Constitution Daily

Smart conversation from the National Constitution Center

Congress

Looking at America’s forgotten War of 1812

June 18, 2019 By NCC Staff

On June 18, 1812, President James Madison signed a resolution, approved in Congress, declaring war against Great Britain. Over the next two and half years, both sides engaged in bitter contests, and the war ended with much unchanged between the two countries.

Rediscovering the ancient “bill of attainder”

May 24, 2019 By Lyle Denniston

Federal and state judges these days are finding a new assignment: reading up on what the Supreme Court once called “the infamous history of bills of attainder.” A federal judge in Sherman, Texas, is going to be doing that soon, and there is a real prospect that a judge in New York State will also be doing so shortly.

Court pace quickens on Trump records disputes

May 23, 2019 By Lyle Denniston

The pace of court review of President Trump’s resistance to handing over his financial records to Congress quickened on Wednesday, as a second federal judge refused to protect those documents from disclosure and lawyers in a separate case moved to put that one on a fast appeal track.

Sweeping power to investigate Trump’s finances upheld

May 21, 2019 By Lyle Denniston

Ruling that Congress has wide-ranging power to investigate President Donald J. Trump’s finances even without opening an impeachment probe, a federal judge in Washington, D.C., has ordered a private accounting firm to disclose eight years of his private business records to a Capitol Hill committee.

The man whose impeachment vote saved Andrew Johnson

May 16, 2019 By NCC Staff

After being impeached, President Andrew Johnson survived his 1868 Senate trial by just one vote. And to this day, how that vote was cast remains shrouded in controversy.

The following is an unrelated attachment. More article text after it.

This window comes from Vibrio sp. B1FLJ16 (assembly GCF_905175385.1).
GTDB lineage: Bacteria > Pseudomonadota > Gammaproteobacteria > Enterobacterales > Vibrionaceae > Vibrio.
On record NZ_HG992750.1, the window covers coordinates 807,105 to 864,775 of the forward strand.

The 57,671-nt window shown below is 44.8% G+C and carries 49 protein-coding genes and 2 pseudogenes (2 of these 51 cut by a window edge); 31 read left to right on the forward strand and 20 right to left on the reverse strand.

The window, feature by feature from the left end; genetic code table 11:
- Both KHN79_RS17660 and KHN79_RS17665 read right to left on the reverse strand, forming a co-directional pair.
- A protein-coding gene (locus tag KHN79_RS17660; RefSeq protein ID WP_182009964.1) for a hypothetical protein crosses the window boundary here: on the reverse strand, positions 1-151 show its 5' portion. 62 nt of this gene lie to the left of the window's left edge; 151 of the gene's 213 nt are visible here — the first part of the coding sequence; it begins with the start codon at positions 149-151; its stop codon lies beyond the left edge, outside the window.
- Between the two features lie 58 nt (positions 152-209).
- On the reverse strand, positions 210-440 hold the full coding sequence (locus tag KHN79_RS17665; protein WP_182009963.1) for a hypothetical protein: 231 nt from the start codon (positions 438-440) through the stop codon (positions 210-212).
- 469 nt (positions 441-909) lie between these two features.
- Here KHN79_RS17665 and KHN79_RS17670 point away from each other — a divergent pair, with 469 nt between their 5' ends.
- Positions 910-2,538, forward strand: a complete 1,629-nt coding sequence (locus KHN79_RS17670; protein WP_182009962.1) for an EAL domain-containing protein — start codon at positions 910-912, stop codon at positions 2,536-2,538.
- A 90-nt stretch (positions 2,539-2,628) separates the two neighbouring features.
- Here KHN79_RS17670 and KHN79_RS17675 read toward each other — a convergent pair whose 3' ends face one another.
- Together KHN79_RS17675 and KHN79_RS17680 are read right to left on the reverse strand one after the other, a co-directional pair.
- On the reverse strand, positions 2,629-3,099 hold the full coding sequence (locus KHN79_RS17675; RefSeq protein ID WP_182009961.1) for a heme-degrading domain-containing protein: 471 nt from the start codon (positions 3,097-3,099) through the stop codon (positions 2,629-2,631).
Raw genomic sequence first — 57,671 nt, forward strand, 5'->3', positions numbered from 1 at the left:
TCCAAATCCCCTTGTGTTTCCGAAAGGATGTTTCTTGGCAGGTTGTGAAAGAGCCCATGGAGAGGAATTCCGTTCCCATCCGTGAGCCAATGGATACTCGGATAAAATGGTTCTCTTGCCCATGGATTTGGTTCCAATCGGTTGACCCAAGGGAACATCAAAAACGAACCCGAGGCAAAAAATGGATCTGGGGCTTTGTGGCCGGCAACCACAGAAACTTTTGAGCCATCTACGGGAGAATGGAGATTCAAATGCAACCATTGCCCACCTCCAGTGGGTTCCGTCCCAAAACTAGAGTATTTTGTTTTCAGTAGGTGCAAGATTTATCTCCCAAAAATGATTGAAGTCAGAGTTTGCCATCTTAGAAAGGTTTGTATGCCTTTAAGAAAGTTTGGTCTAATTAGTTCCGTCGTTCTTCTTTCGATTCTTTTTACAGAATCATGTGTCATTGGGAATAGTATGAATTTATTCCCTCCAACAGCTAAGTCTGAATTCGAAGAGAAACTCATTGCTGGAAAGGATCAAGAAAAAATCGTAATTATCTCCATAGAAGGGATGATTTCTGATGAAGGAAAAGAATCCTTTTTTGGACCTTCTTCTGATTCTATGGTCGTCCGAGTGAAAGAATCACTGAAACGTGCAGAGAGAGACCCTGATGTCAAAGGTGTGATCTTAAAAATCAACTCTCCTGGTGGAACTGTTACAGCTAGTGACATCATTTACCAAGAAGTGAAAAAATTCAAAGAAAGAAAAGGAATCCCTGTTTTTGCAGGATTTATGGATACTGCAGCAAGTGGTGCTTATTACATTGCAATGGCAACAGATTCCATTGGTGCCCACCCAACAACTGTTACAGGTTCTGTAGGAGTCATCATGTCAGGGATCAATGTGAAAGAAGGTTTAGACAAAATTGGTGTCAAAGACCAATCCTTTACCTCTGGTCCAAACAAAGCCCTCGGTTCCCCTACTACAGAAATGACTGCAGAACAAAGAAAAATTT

Swift ruling likely in first round of Trump financial records subpoena fight

May 10, 2019 By Lyle Denniston

Constitution Daily contributor Lyle Denniston explains why the fight between House Democrats and the Trump administration over the President’s business records could move quickly through the legal system.

How a C-grade college term paper led to a constitutional amendment

May 7, 2019 By Scott Bomboy

The 27th Amendment is the most recent amendment to the Constitution, and its existence today can be traced to a college student who proposed the idea in a term paper and was given a C by his professor for the idea.

J. Edgar Hoover: The library clerk who became America’s ‘most-powerful man’

May 2, 2019 By NCC Staff

On May 2, 1972, FBI director J. Edgar Hoover died of heart disease at a Washington hospital, ending his 48-year total control over the federal agency he managed and created. Hoover, a power unto himself, actually started his professional career as a librarian and used those skills to shape the FBI.

Discover 10 treasures from the Library of Congress

April 24, 2019 By NCC Staff

Since its establishment on April 24, 1800, the Library of Congress has grown to become the largest library in the world, with more than 155.3 million items in its holdings. Here’s a look at 10 of the most fascinating pieces.

Is Aaron Burr really the father of the filibuster?

April 5, 2019 By Scott Bomboy

How did the Senate get the filibuster? The unique procedure may have been created thanks to some comments made by Aaron Burr.

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